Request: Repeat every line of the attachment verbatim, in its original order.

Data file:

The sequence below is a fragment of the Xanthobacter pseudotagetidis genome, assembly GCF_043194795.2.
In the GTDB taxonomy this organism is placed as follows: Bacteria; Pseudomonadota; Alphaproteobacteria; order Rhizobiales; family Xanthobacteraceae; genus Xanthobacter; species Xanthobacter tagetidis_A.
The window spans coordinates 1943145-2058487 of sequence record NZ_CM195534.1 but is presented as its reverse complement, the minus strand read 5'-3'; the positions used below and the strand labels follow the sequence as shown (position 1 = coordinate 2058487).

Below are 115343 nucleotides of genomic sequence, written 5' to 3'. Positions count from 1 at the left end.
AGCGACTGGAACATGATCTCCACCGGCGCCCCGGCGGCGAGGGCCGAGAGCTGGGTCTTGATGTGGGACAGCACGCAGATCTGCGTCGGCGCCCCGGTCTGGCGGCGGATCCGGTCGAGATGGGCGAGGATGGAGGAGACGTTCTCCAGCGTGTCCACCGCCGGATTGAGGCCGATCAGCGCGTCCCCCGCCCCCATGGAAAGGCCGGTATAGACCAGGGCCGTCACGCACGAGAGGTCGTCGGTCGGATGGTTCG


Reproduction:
The sequence below is a fragment of the Xanthobacter pseudotagetidis genome, assembly GCF_043194795.2.
In the GTDB taxonomy this organism is placed as follows: Bacteria; Pseudomonadota; Alphaproteobacteria; order Rhizobiales; family Xanthobacteraceae; genus Xanthobacter; species Xanthobacter tagetidis_A.
The window spans coordinates 1943145-2058487 of sequence record NZ_CM195534.1 but is presented as its reverse complement, the minus strand read 5'-3'; the positions used below and the strand labels follow the sequence as shown (position 1 = coordinate 2058487).

Below are 115343 nucleotides of genomic sequence, written 5' to 3'. Positions count from 1 at the left end.
AGCGACTGGAACATGATCTCCACCGGCGCCCCGGCGGCGAGGGCCGAGAGCTGGGTCTTGATGTGGGACAGCACGCAGATCTGCGTCGGCGCCCCGGTCTGGCGGCGGATCCGGTCGAGATGGGCGAGGATGGAGGAGACGTTCTCCAGCGTGTCCACCGCCGGATTGAGGCCGATCAGCGCGTCCCCCGCCCCCATGGAAAGGCCGGTATAGACCAGGGCCGTCACGCACGAGAGGTCGTCGGTCGGATGGTTCG